At the respondents' request, the jury was instructed as follows, "A public street or highway is not in a dangerous condition solely because the public entity did not provide regulatory traffic control signals. However, if a public street or highway is dangerous for other reasons, the fact that no provision was made for regulatory traffic control signals which could have eliminated the danger will not preclude liability." The City argues that this instruction was improper because "it leaves to the jury's imagination what other factors need to be present in order to establish liability despite the immunity in [section] 830.4 ...." The City asserts the court below "never instructed the jury that these other factors must constitute a trap before liability against the City could be found."
However, as we have noted above, evidence sufficient to establish a "trap" is not necessary in order to negate the immunity afforded by section 830.4. The City's argument is without merit.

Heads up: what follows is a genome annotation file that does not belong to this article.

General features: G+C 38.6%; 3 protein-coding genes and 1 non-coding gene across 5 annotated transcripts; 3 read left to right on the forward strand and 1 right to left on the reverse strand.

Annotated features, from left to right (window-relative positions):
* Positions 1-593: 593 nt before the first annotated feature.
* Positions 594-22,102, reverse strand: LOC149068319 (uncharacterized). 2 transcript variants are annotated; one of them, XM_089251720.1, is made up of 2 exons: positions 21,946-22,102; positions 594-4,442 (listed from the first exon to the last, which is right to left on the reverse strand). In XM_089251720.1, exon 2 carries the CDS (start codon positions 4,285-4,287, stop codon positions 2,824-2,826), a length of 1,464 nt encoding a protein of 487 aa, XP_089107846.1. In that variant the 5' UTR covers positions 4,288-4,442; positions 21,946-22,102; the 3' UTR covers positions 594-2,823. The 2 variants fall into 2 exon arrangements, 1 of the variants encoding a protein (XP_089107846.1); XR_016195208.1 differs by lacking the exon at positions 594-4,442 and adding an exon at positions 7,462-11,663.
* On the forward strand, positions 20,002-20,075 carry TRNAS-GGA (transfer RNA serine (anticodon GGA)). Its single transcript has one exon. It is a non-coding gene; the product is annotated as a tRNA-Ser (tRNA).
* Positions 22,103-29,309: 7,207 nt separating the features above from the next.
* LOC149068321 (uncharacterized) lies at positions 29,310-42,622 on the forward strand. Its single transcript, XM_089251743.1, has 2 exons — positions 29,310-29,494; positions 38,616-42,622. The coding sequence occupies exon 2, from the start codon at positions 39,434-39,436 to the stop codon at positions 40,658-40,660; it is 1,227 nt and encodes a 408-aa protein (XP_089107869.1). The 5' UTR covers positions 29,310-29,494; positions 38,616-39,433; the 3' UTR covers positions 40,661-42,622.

Finally, the City claims that as a matter of law the intersection where the accident occurred was not dangerous. Relying on section 830.2, it argues that the evidence presented at trial did not present a question of fact to be decided by the jury. We disagree.
Section 830.2 provides, "A condition is not a dangerous condition within the meaning of this chapter if the trial or appellate court, viewing the evidence most favorably to the plaintiff, determines as a matter of law that the risk created by the condition was of such a minor, trivial or insignificant nature in view of the surrounding circumstances that no reasonable person would conclude that the condition created a substantial risk of injury when such property or adjacent property was used with due care in a manner in which it was reasonably foreseeable that it would be used."